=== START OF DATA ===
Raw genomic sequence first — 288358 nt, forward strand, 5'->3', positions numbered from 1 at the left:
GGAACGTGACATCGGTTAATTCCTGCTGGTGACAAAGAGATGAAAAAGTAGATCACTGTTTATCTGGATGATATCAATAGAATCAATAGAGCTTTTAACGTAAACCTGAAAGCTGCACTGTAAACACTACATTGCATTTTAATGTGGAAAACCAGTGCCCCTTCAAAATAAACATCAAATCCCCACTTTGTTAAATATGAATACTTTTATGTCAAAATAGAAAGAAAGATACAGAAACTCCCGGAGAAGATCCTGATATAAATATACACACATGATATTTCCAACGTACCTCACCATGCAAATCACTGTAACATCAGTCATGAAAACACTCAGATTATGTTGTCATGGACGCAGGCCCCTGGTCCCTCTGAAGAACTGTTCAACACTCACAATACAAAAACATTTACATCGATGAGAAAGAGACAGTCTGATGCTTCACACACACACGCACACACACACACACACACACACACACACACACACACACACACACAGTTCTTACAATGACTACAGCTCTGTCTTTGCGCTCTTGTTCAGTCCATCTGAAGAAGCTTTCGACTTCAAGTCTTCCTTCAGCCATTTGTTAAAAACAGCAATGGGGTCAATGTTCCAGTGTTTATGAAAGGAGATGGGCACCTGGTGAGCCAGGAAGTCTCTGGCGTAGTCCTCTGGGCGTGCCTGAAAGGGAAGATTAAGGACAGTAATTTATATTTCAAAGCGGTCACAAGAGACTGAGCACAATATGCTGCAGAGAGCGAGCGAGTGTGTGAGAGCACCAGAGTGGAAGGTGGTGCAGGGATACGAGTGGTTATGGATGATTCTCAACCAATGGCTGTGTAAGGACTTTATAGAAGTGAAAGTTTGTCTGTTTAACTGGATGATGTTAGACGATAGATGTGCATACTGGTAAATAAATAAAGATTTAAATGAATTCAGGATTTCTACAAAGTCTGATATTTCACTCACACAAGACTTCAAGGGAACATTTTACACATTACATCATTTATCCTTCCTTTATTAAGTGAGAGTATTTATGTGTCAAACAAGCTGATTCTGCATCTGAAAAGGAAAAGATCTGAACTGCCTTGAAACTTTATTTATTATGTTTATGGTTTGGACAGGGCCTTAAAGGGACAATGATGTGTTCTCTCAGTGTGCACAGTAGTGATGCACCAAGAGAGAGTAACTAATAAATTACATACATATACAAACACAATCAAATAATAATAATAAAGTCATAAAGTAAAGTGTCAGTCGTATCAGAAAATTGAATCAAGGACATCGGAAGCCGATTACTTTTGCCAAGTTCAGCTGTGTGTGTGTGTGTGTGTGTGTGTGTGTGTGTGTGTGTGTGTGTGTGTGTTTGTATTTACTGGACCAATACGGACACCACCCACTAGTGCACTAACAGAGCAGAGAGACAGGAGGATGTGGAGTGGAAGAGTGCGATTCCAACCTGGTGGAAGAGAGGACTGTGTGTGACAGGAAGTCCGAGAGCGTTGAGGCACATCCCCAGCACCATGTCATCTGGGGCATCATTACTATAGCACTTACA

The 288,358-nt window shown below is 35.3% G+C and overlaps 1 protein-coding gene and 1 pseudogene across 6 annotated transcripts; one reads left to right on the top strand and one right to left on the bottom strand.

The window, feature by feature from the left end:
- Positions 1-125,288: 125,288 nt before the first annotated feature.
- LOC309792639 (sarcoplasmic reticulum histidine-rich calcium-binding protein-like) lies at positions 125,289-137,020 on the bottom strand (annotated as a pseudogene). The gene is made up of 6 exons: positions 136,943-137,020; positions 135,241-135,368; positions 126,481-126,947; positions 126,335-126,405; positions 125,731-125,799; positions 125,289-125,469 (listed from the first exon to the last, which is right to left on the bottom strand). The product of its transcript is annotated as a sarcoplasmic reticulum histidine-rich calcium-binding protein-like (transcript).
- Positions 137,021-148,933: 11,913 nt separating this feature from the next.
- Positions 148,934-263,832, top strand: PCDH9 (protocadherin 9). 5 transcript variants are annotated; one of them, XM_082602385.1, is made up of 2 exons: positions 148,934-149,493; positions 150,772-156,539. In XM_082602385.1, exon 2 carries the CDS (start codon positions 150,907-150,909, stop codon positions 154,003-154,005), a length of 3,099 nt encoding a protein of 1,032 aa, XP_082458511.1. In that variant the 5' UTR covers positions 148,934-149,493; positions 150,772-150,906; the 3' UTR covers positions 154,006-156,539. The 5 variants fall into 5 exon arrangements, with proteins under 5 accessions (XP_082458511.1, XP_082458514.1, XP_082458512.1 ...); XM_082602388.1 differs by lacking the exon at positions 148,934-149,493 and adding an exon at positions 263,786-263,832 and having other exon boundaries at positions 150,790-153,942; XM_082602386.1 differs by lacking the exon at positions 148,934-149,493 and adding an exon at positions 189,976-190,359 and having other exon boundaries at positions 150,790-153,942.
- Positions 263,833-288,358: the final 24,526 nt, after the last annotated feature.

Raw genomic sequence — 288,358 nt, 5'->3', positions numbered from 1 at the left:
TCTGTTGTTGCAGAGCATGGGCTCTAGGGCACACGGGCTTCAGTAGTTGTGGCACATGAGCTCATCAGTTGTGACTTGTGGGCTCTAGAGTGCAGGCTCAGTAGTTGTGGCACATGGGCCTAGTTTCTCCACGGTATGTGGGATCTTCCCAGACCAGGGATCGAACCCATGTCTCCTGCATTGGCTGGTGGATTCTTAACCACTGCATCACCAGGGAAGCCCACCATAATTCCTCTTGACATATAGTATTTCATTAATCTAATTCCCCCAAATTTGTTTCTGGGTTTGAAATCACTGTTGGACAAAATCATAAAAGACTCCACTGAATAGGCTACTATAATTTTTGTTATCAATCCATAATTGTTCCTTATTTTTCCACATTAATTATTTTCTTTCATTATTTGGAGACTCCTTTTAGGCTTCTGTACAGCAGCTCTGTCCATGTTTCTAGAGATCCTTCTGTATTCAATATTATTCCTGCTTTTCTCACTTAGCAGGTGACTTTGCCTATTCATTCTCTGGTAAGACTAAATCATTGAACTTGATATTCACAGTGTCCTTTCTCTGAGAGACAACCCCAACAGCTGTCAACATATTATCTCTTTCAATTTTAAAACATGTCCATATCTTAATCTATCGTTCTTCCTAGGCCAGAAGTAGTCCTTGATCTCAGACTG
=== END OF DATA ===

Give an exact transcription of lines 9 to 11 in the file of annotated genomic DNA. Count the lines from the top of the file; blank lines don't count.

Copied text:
- Positions 263,833-288,358: the final 24,526 nt, after the last annotated feature.

Raw genomic sequence — 288,358 nt, 5'->3', positions numbered from 1 at the left:
TCTGTTGTTGCAGAGCATGGGCTCTAGGGCACACGGGCTTCAGTAGTTGTGGCACATGAGCTCATCAGTTGTGACTTGTGGGCTCTAGAGTGCAGGCTCAGTAGTTGTGGCACATGGGCCTAGTTTCTCCACGGTATGTGGGATCTTCCCAGACCAGGGATCGAACCCATGTCTCCTGCATTGGCTGGTGGATTCTTAACCACTGCATCACCAGGGAAGCCCACCATAATTCCTCTTGACATATAGTATTTCATTAATCTAATTCCCCCAAATTTGTTTCTGGGTTTGAAATCACTGTTGGACAAAATCATAAAAGACTCCACTGAATAGGCTACTATAATTTTTGTTATCAATCCATAATTGTTCCTTATTTTTCCACATTAATTATTTTCTTTCATTATTTGGAGACTCCTTTTAGGCTTCTGTACAGCAGCTCTGTCCATGTTTCTAGAGATCCTTCTGTATTCAATATTATTCCTGCTTTTCTCACTTAGCAGGTGACTTTGCCTATTCATTCTCTGGTAAGACTAAATCATTGAACTTGATATTCACAGTGTCCTTTCTCTGAGAGACAACCCCAACAGCTGTCAACATATTATCTCTTTCAATTTTAAAACATGTCCATATCTTAATCTATCGTTCTTCCTAGGCCAGAAGTAGTCCTTGATCTCAGACTG